Genesis: myth or mythdirection?

The recent visit of the director of the Kolbe Centre in the United States, Hugh Owen, raises again the question of how a Catholic is to read the Book of Genesis? The first important guideline in recent times was laid down by Pope Pius XII in his 1943 ency

Kieran Fenn fms

The recent visit of the director of the Kolbe Centre in the United States, Hugh Owen, raises again the question of how a Catholic is to read the Book of Genesis? The first important guideline in recent times was laid down by Pope Pius XII in his 1943 encyclical Divino Afflante Spiritu (#35):

You must go back, as it were, in spirit, to those remote centuries of the East. With the aid of history, archaeology, ethnology, and the other sciences, you must determine accurately what modes of writing the ancient writers would likely use, and in fact did use.

This principle applies to every book in the Bible, from Genesis to the Book of Revelation. The absorbing purpose is clearly to discover what the inspired author meant to say. It must be surely evident that any author from the times of the two creation stories, Genesis 1:1-2:4a, and 2:4b-25, would have had no concept of either creationism or evolution. These are issues that belong to our times and the field of science. The Bible is not a scientific textbook. It is a theology textbook. Its interest is not in how the world was created, but in who created the world.

In his Lenten sermons of 1981, Archbishop Joseph Ratzinger, now Benedict XVI, gave his non-literalist interpretation of the six-day account of Genesis. Archbishop Ratzinger’s approach should be a guide for contemporary Catholic understanding.

In his first homily, entitled God the Creator, Archbishop Ratzinger discusses the principles that govern his reading of Genesis. He begins by recalling the opening words of the sacred scriptures that highlight the creative action of God ‘in the beginning’. However, he goes on to ask the question that lies at the heart of the creationist debate: are these words true? Do they count for anything?

First, he proposes that the exegete ‘must distinguish between the form of portrayal and the content that is portrayed’, by keeping in mind that the Bible is, first and foremost, a religious book and not a natural science textbook.

Thus, Archbishop Ratzinger concludes that Genesis does not and cannot provide a scientific explanation of how the world arose. Rather, it is a book that seeks to describe things in such a way that the reader is able to grasp profound religious realities.

It uses images to communicate religious truth, images that were chosen from what was understandable at the time the text was written, ‘images which surrounded the people who lived then, which they used in speaking and in thinking, and thanks to which they were able to understand the greater realities’. In other words, the Catholic interpretation is called to respect the text as it is. We are called to read Genesis as its human author wished it to be read, not as a scientific treatise, but as a religious narrative that communicates profound truths about the Creator.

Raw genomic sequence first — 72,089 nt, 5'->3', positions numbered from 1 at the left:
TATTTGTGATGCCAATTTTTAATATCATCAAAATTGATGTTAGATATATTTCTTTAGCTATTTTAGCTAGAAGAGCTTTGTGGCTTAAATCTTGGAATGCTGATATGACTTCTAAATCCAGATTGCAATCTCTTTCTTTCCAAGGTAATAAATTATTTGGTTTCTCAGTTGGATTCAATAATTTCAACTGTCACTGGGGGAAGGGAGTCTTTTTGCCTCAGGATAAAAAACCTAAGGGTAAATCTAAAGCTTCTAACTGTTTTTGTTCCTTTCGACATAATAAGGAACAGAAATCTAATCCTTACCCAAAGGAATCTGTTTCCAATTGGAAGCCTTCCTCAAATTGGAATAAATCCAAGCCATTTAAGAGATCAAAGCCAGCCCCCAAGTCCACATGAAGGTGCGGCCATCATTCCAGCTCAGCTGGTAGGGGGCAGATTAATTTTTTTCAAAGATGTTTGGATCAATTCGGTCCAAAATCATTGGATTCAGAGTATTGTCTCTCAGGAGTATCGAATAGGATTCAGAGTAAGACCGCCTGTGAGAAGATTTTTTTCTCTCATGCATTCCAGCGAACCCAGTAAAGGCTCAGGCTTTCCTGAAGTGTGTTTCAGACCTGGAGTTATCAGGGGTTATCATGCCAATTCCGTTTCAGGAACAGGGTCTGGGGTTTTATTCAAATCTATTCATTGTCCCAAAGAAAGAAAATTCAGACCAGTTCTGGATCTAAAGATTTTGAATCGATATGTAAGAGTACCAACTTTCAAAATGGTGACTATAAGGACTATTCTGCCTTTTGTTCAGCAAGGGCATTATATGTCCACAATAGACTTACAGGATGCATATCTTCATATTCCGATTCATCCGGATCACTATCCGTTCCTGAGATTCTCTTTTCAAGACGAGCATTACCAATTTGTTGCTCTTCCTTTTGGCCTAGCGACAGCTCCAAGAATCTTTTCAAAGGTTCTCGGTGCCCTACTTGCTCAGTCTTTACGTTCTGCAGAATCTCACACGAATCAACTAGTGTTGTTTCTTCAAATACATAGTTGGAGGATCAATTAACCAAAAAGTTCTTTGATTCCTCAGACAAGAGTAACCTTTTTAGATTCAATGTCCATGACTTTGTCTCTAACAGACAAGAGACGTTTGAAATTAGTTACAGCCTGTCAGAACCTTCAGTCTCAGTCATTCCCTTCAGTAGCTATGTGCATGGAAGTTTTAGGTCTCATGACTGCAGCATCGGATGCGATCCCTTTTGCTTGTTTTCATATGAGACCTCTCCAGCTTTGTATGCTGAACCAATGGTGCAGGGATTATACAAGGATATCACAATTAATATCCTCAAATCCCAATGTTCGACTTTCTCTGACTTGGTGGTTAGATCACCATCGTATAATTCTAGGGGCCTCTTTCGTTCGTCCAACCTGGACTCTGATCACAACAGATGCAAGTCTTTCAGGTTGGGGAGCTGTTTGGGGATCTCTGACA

How do we know that the human author of the six-day creation account did not mean to write a literal historical narrative or a scientific treatise? In response, Cardinal Ratzinger proposes a second criterion for sound Catholic thought – we should interpret a text from within the context of the whole of the Bible. Applying this criterion to the interpretation of the six-day creation account, we discover that the creation accounts in the Old Testament – the six-day account of Gen 1:1-2:4a is only one of several found in Genesis and in Psalms √¢ÀÜ≈°√¢‚Ä∞¬• are clearly ‘movement[s] to clarify the faith’ and are not scientific or historical narratives. For instance, Cardinal Ratzinger notes that a study of the origins of the creation texts in the Wisdom literature especially reveal that they were written to respond to the Greek civilisation confronted by the Israelites.

It is not surprising that the human authors of these accounts did not use the image of the six days to assert their faith in the one Creator God. This image would not have been appropriate for their time and would not have been understood by their Greek contemporaries. In contrast, a study of the origins of the six-day account of creation, found in the first chapter of Genesis reveals that it was written to respond to the seemingly victorious Babylonian civilisation confronted by the Israelites several centuries before their encounter with the Greeks.

Archbishop Ratzinger points out that it is not surprising that nearly every word of the first creation account addresses a particular confusion of the Babylonian age. The author wanted to dismantle a pagan myth that was commonplace in Babylon and assert the supremacy of the one Creator God.

Archbishop Ratzinger concludes: Thus, we can see how the Bible itself constantly readapts its images to a continually developing way of thinking, how it changes time and again in order to bear witness to the one thing that has come to it, in truth, from God’s Word, which is the message of God’s creating act. In sum, a comparative study of the different creation accounts scattered throughout the sacred scriptures reveal that they were not and are not historical or scientific narratives. They were theological arguments that used different images to communicate the same truth – the truth about the Creator and his Creation.

The content of Archbishop Ratzinger’s Lenten Genesis lectures are available on the internet: